By the time Queen Luise von Mecklenburg-Strelitz died in 1810 – aged only 34- her reputation as the ‘soul of national virtue’, something that in her lifetime she had done much to cultivate, was already secure. Venerated for her generosity and fashion sense (popularising the neckerchief as an accessory), she occupied a much more prominent role than her predecessors – frequently advising her husband, Friedrich Wilhelm III, on matters of governance and war. A mother of nine children, her attempts to secure a more advantageous peace with Emperor Napoleon after Berlin was occupied by French troops in 1806, earned her the respect and admiration of future generations and led to the introduction of the Order of Luise (the female equivalent of the Iron Cross) following her death.
Following her arrival in Berlin in 1793, Luise was presented with Schloss Charlottenburg as a residence by her father-in-law, then ruling King Frederick William II. The palace would become a favoured location and, although the princess would spend much of her time at the Paretz Palace near Potsdam, it was here that her husband decided to construct a mausoleum to serve as her final resting place.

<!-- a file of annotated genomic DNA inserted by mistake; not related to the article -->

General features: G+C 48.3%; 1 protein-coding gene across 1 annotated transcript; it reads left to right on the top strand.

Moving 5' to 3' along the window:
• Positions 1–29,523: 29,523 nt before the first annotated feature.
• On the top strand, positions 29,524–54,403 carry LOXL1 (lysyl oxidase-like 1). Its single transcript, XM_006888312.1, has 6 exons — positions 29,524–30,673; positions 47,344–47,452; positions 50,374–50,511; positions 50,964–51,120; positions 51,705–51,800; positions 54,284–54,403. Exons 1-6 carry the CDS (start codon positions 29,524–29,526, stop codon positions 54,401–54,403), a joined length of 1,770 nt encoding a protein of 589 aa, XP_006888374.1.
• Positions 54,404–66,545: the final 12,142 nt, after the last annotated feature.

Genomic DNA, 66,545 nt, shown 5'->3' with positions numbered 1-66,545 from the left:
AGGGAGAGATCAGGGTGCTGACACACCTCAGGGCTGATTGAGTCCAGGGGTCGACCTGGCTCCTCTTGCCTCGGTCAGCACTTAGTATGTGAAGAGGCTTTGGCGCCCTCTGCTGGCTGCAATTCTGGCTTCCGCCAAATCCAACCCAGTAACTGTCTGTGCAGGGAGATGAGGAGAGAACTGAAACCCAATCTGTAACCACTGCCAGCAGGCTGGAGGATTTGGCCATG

Finished by December 1810, and overseen by master architect Karl Friedrich Schinkel, this structure actually utilised leftovers from other royal projects – such as columns from the Oranienburg Palace and steps from Schloss Sanssouci in Potsdam – and was set at the end of a dark avenue of fir trees. Sculptor Christian Daniel Rauch was commissioned to create a marble sarcophagus, that is today considered a masterpiece of 19th century German sculpture.
Thirty years after the death of his wife, King Frederick William III would join Luise at the mausoleum – which would be structurally altered to make room and introduce a Christian style interior form.
The artist responsible for the original sacrophagi of Queen Luise, Christian Daniel Rausch, initially created a plaster version of the work that was sent to Rome to be made of Carrara marble. On the way back to Berlin, by boat, the vessel carrying the work was hijacked by an American ship, only for the work to be recovered by an English ship and eventually arrive in Berlin - five months late.
Of the nine children that Luise brought into the world, two of those would eventually also join her in this building – at least in part. Starting with her eldest son, Friedrick Wilhem IV, often dubbed ‘the romanticist on the throne’ for the many buildings he constructed in Berlin and Potsdam.